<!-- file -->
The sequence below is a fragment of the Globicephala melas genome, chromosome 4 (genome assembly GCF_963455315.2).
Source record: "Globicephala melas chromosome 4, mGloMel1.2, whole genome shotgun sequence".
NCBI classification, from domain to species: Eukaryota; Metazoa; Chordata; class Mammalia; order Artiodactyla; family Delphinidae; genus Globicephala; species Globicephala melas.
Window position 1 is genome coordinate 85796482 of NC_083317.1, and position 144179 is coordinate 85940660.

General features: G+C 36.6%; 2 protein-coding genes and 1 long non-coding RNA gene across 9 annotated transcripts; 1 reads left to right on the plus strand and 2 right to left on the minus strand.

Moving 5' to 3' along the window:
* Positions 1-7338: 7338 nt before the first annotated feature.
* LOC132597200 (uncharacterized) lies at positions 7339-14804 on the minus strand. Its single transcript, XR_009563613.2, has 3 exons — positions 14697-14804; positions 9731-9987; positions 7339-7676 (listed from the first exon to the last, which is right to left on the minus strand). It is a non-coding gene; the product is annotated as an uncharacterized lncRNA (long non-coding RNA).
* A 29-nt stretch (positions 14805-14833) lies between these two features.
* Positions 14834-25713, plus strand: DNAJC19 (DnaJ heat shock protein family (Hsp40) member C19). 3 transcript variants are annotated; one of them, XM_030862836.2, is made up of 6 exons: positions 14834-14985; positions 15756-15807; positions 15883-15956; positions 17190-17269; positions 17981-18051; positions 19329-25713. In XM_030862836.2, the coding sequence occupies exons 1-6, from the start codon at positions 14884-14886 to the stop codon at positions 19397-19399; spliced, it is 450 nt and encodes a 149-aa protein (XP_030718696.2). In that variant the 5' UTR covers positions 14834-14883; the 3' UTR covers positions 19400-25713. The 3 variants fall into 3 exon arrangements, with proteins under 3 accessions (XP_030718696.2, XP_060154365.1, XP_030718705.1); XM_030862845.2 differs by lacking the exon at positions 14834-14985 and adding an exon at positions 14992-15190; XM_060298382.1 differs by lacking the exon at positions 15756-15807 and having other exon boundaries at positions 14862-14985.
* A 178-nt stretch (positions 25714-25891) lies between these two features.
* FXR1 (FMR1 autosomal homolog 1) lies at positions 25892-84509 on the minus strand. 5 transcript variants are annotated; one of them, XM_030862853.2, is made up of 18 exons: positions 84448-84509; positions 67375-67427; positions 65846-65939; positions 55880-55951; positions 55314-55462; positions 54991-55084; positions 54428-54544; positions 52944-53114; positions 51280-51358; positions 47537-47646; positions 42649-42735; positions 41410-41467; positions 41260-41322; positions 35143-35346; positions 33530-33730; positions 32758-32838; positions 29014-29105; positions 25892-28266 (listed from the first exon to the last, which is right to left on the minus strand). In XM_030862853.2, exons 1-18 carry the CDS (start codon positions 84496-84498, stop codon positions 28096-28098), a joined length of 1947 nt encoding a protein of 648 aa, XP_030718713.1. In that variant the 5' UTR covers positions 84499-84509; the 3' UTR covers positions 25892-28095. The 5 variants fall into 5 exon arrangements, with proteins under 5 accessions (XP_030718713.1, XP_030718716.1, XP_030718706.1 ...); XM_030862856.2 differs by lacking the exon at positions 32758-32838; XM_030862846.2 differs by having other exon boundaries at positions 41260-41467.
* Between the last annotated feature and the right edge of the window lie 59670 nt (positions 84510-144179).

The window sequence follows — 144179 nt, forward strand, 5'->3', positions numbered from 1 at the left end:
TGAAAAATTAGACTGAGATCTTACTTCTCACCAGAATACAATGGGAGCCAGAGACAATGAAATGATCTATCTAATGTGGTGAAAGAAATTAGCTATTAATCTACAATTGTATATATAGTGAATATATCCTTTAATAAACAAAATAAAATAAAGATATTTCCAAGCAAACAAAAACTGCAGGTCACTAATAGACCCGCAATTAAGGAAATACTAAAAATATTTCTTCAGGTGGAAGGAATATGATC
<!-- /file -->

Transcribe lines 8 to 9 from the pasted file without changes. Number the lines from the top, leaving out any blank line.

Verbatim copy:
* LOC132597200 (uncharacterized) lies at positions 7339-14804 on the minus strand. Its single transcript, XR_009563613.2, has 3 exons — positions 14697-14804; positions 9731-9987; positions 7339-7676 (listed from the first exon to the last, which is right to left on the minus strand). It is a non-coding gene; the product is annotated as an uncharacterized lncRNA (long non-coding RNA).
* A 29-nt stretch (positions 14805-14833) lies between these two features.